Procacci, 85, who splits his time between homes in Cherry Hill and Naples, Fla., would have 100 percent control of PHL Local Gaming. He could not be reached for comment.
His company, which has its headquarters in South Philadelphia, is the largest tomato supplier on the East Coast, with warehouses here and farms in New Jersey, North Carolina, and Florida.
The casino would be operated by Merit Management Corp. of Chicago, headed by Joseph J. Canfora. Canfora previously ran the Empress Casinos in the Chicago area and his company now manages a casino in Bellingham, Wash.
The application caught other contenders by surprise because Procacci had not notified the city of his intentions last week.
Under guidelines from the state's Gaming Control Board, potential applicants were required to file local impact reports with the city on Nov. 8, a week prior to Thursday's filing deadline with regulators in Harrisburg.
O'Riordan said the impact report was delivered to city officials Thursday.
The delay, according to the gaming board, is not expected to affect the application. Regulators will begin to review all applications and, if necessary, request additional information.
O'Riordan said Procacci Bros. is a major property owner in the warehouse district of South Philadelphia.
The casino, he said, would extend from Front to Third Streets on Pattison Avenue.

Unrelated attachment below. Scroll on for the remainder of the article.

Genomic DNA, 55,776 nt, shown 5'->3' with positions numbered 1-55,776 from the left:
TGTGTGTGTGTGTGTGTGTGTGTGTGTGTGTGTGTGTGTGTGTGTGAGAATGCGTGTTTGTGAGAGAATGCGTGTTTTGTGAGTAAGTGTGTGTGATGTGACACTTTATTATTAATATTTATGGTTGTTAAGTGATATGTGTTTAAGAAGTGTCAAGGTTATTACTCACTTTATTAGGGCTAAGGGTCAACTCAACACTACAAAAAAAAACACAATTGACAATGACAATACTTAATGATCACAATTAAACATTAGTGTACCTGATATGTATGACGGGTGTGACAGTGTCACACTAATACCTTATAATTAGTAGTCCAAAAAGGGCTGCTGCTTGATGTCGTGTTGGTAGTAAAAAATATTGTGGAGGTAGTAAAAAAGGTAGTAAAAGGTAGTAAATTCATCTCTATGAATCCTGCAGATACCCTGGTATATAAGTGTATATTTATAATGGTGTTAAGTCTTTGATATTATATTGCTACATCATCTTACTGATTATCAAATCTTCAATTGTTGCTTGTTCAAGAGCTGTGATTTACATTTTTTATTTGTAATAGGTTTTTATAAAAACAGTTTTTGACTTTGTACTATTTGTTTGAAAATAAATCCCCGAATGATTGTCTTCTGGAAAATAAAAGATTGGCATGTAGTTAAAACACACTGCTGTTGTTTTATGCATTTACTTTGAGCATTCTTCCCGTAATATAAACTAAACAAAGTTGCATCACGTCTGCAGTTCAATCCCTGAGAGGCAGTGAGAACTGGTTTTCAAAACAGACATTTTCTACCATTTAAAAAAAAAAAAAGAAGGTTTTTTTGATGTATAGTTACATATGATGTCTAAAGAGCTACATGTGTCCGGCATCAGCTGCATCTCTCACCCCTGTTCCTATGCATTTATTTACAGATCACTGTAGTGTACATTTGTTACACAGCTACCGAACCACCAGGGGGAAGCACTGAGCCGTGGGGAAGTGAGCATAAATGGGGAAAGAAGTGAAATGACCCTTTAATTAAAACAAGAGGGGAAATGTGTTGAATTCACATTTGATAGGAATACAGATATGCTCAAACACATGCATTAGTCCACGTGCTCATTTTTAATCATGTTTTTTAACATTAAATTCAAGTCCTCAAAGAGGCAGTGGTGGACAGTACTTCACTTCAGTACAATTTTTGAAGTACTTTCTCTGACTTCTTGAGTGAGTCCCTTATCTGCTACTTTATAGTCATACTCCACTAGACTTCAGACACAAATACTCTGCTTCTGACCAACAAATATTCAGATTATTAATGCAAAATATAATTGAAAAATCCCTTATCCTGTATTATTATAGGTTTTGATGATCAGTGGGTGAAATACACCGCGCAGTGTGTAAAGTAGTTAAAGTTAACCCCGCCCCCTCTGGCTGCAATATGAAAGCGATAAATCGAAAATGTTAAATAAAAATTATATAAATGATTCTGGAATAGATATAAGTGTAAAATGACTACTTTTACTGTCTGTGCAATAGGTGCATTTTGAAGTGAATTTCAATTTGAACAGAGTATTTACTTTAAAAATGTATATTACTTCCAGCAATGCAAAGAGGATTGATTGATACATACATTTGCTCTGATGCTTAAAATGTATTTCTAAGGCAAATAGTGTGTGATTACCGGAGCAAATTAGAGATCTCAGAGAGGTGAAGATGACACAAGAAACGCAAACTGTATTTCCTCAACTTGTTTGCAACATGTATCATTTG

In addition to the three sites in South Philadelphia, the six groups that are vying for the city's second casino license include two in Center City and one on the Delaware River waterfront in Fishtown.
The other applicants with South Philadelphia sites include Live! Hotel & Casino at the Stadium District, a partnership between Baltimore-based Cordish Cos. and Greenwood Gaming & Entertainment Inc. that is proposing a project at 900 Packer Ave., and the Hollywood Casino Philadelphia at 700 Packer, a suggested collaboration between Penn National Corp. and City of Philadelphia interests.
In Center City, developer Bart Blatstein is proposing a three-block mixed-used project at Broad and Callowhill Streets that would include a casino, hotel, parking garage, retailing, dining, and theaters. At Eighth and Market Streets, the Goldenberg Group is teaming with investors in a group called Market East Associates to convert a parking lot into a casino.
In submitting applications, contenders had to put down a $50 million letter of credit or bond with the gaming board, which is equal to the cost of a slots license.
Doug Harbach, a spokesman for the gaming board, said the names of the individuals aligned with each project are expected to be released in two weeks.
The board, however, will not make public the applications until January. He said some information relating to finances or proprietary business practices may have to be redacted before released to the public.
Procacci, a Camden native, got his start selling produce from pushcarts and grew the business into one of the region's largest produce distributors, with seven warehouses in Philadelphia.
Procacci is credited with popularizing grape tomatoes as well as an heirloom variety called the "UglyRipe."
Contact Jennifer Lin at 215-854-5659 or email@example.com, or on Twitter @j_linq.